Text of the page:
Once I hear or see something I find it incredibly difficult to forget. Given this particular trait it is rather unsurprising to know that certain things that I have seen and/or heard have haunted me.
The song “I Gave You All, from Mumford and Sons’ album Babel, has had the effect on me. For example, I can tell you when and where I first heard that song. I was in Birmingham. More specifically, I was in the faculty lounge reading Chris Thomas’ Toward A Pentecostal Ecclesiology. The album had just been released and I, a loyal fan, purchased my copy and eagerly downloaded the album to my MacBook. As I took notes on Chris Thomas’ text, my mind latched upon this phrase, “If only I had an enemy bigger than my apathy; I could have won.”
To say that I found those lyrics inescapable would be an understatement of epic proportions. I’ve sang the song through in my car. I’ve belted it out in the shower. I’ve wept over that phrase as it interrupted deep, theological reflection on the nature and purpose of the church.
The phrase haunts me. My mind has pondered its multitude of meanings. My heart resonates with the truth expressed therein.
Here is what I have come to realize as of late: I’m not the only person who finds this particular statement resonating with them at a deep level. Friends have posted YouTube videos of the song and used their posting of the video as a means to encourage friends to become knowledgeable about a cause that is of particular interest or concern to them. Yesterday, I watched as the song was employed by those who were lobbying for freedom and equality for women.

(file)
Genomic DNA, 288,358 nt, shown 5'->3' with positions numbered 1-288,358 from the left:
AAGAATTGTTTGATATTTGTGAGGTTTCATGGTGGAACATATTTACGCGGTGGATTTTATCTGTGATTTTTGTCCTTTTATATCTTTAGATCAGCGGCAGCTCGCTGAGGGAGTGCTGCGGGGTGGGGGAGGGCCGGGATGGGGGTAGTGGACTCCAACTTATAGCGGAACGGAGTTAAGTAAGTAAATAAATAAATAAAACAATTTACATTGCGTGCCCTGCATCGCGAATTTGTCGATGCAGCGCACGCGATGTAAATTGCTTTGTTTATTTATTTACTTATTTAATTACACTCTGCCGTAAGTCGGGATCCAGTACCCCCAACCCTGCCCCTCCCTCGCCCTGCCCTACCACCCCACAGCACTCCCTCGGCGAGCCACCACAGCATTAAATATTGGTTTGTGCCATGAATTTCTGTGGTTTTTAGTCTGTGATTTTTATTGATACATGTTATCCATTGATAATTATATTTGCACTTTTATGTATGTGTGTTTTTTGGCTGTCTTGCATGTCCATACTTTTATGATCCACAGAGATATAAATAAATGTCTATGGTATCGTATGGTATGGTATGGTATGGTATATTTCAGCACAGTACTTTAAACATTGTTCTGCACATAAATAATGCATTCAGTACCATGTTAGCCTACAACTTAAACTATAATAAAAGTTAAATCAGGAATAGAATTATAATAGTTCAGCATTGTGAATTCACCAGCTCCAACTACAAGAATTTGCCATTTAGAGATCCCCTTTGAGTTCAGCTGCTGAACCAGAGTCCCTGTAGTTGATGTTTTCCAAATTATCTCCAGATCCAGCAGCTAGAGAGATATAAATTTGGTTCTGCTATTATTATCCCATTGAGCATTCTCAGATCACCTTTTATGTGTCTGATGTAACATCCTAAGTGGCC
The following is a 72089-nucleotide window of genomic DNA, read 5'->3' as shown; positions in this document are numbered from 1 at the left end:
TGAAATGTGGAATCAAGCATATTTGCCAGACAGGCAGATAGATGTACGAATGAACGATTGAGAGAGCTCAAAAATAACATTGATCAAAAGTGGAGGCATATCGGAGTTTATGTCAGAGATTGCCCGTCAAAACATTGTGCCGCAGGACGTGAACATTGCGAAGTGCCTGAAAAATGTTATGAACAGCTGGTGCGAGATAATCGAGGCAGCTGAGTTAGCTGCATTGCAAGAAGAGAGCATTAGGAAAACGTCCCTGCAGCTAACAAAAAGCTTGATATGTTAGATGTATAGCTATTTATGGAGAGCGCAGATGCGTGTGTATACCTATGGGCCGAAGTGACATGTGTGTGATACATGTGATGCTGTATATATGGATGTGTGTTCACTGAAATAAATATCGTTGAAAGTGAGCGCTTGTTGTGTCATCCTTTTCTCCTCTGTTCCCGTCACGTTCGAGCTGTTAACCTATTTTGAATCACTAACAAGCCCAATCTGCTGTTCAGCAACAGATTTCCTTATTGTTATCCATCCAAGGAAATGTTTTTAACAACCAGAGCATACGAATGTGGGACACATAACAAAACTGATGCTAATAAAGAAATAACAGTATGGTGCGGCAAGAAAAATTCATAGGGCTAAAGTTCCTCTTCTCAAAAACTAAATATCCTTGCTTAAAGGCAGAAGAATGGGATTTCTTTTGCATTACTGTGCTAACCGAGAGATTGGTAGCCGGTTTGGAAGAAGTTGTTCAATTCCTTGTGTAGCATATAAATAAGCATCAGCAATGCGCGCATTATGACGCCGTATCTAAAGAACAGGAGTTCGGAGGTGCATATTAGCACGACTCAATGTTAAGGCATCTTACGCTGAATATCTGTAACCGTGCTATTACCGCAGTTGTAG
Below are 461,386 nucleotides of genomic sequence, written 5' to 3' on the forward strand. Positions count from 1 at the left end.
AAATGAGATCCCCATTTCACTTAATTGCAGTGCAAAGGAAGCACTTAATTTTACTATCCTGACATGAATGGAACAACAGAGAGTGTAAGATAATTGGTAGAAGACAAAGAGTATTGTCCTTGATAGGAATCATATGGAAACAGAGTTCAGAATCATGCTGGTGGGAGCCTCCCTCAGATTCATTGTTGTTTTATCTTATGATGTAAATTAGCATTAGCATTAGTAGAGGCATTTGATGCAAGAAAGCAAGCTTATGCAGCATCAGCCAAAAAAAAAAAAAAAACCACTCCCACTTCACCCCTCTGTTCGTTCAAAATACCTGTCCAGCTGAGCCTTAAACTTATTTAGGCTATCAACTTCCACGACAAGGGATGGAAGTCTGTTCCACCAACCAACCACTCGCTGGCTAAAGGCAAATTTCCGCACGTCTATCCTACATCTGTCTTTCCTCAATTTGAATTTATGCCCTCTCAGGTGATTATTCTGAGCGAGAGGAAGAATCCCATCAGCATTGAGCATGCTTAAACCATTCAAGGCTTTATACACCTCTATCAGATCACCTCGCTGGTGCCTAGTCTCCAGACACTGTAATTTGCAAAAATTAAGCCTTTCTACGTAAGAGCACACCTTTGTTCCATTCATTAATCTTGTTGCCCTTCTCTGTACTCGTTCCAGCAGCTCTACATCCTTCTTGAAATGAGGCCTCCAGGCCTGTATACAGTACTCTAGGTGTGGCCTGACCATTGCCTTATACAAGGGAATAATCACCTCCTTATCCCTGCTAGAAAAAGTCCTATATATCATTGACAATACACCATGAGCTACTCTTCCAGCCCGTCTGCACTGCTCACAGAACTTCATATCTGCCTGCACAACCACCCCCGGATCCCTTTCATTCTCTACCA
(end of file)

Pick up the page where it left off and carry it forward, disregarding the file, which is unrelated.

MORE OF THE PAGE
So what? you ask. I have seen this song embraced by so many. It is embraced because this particular phrase expresses something of deep concern for so many. They desperately want to give their time, energy and resources to something that matters — something that is of significance. Yet, here is something to ponder: I have not seen a video employed or these particular lyrics cited to promote any of the services, ministries and/or causes typically associated with the church. In other words, when people search for something to draw them forth from apathy to living for something greater, something more — the church is not the first, second, third, fourth, or even fifth thing on most peoples’ lists.
I mean let’s face it, there are numerous reasons for this. One is our terminology — “saved” often results in safe, predictable, uninteresting lives and faith. Another is the apathy in our ranks. We make great claims about God, but we do precious little if we actually believe these claims. For example, we say that even a small amount of faith can move mountains, but if you ask people to come out for a prayer meeting, you might get the pastor and his/her family. Heck, a couple of weeks ago I asked people to pray about something for a week. Something big. Something important. Something that everyone agreed was of ultimate importance. A week later, when I asked who had prayed, I sadly discovered that only one gentleman had joined with me in praying.
Here is the thing: If people are going to be motivated to move beyond their apathy, tired conversations about the same old subjects and saints who say they care but can’t even be bothered to pray isn’t what is needed.
These lyrics haunt because they express the sad but true fact that we could win, people could win victorious lives if only they found something worthy of their time and attention. If only they had an enemy bigger than their apathy,
thousands millions would collectively raise up, get off their butts and do something.
May these lyrics challenge us, goading us as Haggai and the prophets of old prodded God’s people to leave behind the old, familiar, safe, and comfortable to act justly, to love mercy and to walk humbly with our God.